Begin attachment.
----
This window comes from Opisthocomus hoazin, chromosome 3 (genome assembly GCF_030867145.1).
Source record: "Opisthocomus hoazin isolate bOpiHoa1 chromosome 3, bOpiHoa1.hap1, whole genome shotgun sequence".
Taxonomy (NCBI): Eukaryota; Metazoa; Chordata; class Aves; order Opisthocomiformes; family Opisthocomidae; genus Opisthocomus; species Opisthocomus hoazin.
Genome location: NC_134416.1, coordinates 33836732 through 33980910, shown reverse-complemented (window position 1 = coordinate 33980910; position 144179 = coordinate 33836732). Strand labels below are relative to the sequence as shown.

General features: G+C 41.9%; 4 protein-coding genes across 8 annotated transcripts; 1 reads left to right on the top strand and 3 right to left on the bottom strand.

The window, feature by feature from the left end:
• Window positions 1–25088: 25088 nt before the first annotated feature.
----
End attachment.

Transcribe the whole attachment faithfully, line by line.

This window comes from Opisthocomus hoazin, chromosome 3 (genome assembly GCF_030867145.1).
Source record: "Opisthocomus hoazin isolate bOpiHoa1 chromosome 3, bOpiHoa1.hap1, whole genome shotgun sequence".
Taxonomy (NCBI): Eukaryota; Metazoa; Chordata; class Aves; order Opisthocomiformes; family Opisthocomidae; genus Opisthocomus; species Opisthocomus hoazin.
Genome location: NC_134416.1, coordinates 33836732 through 33980910, shown reverse-complemented (window position 1 = coordinate 33980910; position 144179 = coordinate 33836732). Strand labels below are relative to the sequence as shown.

General features: G+C 41.9%; 4 protein-coding genes across 8 annotated transcripts; 1 reads left to right on the top strand and 3 right to left on the bottom strand.

The window, feature by feature from the left end:
• Window positions 1–25088: 25088 nt before the first annotated feature.